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6 steps for safe back-to-work warehousing after the shutdown

5/26/2020

6 steps for safe back-to-work warehousing after shutdown

Many warehouses continued their operations throughout the initial wave of coronavirus lockdowns, but those that worked with a skeleton crew and kept many support employees working from home may now be considering a return-to-work plan. This isn't a bad idea in and of itself, but it is one that needs to be carefully undertaken and planned with the utmost worker safety in mind.

The following tips should help you get a better handle on ensuring your employees, whether they're on the warehouse floor or in the office, return to a safe work environment:

1) Make sure workers coming back are in good health

Perhaps the best way to ensure risk is diminished at your facility is to ensure workers check their temperatures or otherwise track their symptoms each day, according to the Centers for Disease Control and Prevention. That way, they may be able to catch a potential infection early and avoid coming into the workplace while sick. Of course, you should also provide ample sick time and encourage them to stay home with even slight symptoms, because it's better to be safe than sorry.

2) Identify risk factors before letting them return

Likewise, you should also make sure the work areas employees spend their time in during their shifts are properly secured, the CDC said. That means marking off proper social distancing space, installing separator materials, setting a more rigorous cleaning schedule and so on.

3) Have a plan in place for a potential outbreak

You may be able to take a number of steps to help reduce risk, but there's nothing that will completely insulate you from infection, according to the European Agency for Safety and Health at Work. As a consequence, you need to put together a plan for what you will do in the event of a worker coming into your facility while infected. That way, if something does go wrong, you'll have an appropriate response ready to go.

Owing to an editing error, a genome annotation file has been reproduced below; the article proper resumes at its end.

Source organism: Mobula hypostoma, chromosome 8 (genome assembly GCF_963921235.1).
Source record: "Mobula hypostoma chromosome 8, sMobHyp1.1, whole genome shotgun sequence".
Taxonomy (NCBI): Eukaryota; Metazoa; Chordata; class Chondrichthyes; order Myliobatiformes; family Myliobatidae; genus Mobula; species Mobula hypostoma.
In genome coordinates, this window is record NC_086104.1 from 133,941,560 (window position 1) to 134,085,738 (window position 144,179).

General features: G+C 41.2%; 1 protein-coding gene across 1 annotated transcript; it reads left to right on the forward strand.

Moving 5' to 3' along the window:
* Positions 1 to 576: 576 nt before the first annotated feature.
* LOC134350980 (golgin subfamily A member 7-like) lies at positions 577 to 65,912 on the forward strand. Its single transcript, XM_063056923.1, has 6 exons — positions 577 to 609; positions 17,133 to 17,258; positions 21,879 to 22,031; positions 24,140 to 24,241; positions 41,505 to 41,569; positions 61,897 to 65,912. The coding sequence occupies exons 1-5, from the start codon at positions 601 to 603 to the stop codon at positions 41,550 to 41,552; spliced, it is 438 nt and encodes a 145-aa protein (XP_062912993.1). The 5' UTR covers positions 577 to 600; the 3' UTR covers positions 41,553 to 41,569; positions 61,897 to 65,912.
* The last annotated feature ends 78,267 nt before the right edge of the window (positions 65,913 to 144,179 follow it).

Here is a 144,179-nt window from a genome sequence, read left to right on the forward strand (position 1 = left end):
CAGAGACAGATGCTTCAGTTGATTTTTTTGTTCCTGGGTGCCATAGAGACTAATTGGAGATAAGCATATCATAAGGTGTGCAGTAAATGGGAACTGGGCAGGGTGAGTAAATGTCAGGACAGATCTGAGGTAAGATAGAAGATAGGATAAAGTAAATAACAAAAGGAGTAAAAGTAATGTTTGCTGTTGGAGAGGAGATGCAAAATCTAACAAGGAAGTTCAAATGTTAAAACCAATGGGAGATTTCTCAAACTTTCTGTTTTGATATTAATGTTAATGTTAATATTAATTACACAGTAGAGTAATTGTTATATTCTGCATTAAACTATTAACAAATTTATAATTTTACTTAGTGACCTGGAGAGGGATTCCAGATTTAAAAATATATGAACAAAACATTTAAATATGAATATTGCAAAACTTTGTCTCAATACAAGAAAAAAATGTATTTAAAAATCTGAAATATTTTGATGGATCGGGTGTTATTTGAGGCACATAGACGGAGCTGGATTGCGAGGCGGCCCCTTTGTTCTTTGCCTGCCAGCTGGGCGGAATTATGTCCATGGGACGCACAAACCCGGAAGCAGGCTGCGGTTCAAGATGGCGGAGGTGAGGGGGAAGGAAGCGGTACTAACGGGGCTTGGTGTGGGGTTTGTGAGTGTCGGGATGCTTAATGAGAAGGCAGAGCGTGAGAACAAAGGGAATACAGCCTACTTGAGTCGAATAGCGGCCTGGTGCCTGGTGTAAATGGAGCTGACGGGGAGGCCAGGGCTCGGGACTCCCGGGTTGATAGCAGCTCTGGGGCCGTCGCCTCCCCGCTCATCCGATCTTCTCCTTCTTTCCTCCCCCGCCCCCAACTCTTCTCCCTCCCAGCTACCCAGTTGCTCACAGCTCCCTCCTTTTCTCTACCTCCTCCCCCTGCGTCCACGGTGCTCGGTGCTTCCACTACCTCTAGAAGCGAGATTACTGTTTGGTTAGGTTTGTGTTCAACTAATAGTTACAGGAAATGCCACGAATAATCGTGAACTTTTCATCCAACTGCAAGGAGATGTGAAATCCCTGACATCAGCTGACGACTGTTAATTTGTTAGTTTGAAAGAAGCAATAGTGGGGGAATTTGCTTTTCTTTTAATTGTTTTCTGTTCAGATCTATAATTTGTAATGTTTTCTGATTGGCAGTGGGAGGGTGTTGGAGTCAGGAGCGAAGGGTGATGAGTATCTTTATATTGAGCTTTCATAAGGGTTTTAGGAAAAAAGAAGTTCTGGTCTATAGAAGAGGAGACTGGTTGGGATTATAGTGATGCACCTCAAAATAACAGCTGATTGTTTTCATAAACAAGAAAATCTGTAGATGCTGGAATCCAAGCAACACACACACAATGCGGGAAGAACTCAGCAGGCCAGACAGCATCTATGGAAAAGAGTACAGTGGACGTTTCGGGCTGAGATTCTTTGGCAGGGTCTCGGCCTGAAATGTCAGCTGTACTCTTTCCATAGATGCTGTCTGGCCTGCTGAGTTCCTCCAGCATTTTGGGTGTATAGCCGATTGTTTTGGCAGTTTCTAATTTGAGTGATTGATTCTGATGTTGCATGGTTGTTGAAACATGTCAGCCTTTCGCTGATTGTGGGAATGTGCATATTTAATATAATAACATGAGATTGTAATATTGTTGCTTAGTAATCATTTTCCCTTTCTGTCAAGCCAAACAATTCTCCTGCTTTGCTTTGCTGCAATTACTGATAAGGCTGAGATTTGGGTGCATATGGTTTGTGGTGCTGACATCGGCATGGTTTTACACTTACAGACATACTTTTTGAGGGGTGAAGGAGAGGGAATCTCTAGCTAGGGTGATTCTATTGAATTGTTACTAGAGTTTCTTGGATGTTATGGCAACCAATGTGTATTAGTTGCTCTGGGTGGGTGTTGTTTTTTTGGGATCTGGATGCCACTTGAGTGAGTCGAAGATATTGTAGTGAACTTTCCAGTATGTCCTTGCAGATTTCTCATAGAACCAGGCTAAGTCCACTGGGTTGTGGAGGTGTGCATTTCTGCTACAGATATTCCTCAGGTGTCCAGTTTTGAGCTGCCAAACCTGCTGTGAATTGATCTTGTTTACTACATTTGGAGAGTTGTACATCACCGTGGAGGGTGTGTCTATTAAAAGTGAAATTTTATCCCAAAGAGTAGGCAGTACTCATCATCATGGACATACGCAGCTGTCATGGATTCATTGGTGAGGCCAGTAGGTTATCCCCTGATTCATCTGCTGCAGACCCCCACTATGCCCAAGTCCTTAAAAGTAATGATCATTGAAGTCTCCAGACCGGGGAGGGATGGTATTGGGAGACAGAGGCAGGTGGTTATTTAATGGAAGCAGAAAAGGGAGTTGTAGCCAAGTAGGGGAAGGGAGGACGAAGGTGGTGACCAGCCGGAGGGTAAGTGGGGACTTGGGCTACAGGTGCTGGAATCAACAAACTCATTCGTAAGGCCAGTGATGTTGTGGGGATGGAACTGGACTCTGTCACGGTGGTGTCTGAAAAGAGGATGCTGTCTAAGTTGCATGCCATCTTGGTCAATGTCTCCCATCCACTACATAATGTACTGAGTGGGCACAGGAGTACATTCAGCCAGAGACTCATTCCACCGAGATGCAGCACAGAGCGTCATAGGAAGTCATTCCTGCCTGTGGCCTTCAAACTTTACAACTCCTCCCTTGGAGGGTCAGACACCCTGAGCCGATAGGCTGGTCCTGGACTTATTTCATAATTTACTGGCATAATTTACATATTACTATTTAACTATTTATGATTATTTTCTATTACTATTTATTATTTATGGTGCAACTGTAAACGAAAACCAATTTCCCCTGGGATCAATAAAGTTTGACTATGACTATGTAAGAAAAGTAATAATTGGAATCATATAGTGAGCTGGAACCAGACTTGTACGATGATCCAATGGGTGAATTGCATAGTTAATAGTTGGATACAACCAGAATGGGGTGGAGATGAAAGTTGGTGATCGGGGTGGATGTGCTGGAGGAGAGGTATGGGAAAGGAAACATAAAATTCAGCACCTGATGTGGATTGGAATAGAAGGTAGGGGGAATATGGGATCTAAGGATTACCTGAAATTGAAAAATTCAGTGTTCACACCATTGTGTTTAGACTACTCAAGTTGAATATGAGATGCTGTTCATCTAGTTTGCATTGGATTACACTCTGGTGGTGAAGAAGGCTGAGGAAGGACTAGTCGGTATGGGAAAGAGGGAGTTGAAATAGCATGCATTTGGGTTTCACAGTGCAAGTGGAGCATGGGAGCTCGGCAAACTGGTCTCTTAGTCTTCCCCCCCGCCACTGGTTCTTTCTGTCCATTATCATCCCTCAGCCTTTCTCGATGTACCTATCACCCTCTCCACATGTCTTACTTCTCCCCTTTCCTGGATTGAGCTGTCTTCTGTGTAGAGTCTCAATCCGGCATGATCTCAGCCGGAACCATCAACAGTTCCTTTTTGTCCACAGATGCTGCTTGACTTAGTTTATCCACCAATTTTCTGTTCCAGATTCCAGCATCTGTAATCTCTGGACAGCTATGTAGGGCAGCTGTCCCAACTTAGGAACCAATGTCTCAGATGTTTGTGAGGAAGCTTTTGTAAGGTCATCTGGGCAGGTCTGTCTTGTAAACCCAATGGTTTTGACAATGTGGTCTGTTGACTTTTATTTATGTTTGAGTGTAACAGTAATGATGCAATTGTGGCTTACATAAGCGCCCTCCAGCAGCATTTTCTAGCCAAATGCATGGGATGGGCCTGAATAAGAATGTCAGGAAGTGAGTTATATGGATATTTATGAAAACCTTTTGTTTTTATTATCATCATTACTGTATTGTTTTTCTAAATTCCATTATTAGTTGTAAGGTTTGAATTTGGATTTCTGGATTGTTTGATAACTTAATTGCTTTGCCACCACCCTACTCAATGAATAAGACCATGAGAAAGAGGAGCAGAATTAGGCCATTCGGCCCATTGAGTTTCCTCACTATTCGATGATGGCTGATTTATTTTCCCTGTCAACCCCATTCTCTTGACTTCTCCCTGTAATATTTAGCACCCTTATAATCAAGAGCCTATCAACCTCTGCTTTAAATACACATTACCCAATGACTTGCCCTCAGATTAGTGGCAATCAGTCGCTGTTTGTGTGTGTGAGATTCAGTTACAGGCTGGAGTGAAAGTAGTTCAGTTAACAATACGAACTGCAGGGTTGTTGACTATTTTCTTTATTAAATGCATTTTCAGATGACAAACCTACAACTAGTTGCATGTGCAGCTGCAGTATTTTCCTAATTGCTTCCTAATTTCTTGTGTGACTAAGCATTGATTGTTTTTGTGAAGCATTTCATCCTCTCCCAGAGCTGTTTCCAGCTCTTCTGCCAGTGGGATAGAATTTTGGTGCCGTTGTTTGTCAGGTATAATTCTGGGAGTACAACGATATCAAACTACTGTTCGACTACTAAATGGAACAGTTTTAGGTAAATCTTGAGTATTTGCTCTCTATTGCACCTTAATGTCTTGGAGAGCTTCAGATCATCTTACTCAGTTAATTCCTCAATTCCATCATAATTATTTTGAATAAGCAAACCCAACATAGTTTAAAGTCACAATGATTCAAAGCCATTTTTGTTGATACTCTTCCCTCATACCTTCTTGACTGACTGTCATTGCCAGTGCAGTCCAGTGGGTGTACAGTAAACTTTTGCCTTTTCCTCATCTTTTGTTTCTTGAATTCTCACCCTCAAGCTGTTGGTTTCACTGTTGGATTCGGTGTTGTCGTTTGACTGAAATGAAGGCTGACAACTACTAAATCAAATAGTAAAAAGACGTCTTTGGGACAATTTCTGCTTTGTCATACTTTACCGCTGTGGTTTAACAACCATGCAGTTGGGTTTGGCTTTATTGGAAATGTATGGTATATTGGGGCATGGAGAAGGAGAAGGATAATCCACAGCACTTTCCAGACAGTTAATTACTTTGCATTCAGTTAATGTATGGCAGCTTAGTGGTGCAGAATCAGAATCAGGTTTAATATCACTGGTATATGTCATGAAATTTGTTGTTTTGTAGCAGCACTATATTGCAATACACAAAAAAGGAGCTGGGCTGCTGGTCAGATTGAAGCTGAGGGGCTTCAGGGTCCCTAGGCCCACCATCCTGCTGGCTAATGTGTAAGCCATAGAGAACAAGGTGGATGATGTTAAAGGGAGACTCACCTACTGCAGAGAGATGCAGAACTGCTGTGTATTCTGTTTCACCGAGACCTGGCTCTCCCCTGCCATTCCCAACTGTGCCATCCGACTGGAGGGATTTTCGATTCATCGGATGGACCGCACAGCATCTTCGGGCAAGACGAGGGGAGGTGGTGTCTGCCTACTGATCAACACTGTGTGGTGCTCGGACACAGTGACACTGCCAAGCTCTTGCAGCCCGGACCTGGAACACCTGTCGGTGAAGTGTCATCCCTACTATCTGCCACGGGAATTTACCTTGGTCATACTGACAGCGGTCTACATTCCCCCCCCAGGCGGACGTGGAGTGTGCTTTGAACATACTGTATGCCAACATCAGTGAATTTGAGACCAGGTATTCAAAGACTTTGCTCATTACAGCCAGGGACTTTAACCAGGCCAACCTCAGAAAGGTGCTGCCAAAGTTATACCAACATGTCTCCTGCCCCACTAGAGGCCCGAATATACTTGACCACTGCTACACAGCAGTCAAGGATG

4) Ensure proper gear is available

While you're crafting those plans, it's also a good idea to make sure your investments in personal protective equipment have been sufficient, the EASHW added. That could be something you're doing already, but expanding your arsenal to include everything from eye protection to gloves and masks is a good idea at this time, rather than counting on workers to bring in that equipment on their own.

5) Make sure shifts are staggered

One of the best ways to maintain strong operations and simultaneously keep workers safe is to add extra shifts so that your operation is open for longer periods, according to the Occupational Safety and Health Administration. For instance, if you only operate during business hours, assigning some of your warehouse workers to come in a little earlier than usual, others to come in at the normal time, and a final group to come in later will help maintain distancing while still letting you get everything done. 

6) Prioritize communication

The way things are going right now, it seems as though infection rates are declining, but you cannot let your guard down when it comes to worker safety, OSHA advised. Managers should monitor the latest news around the outbreak and advise staff about any notable developments.

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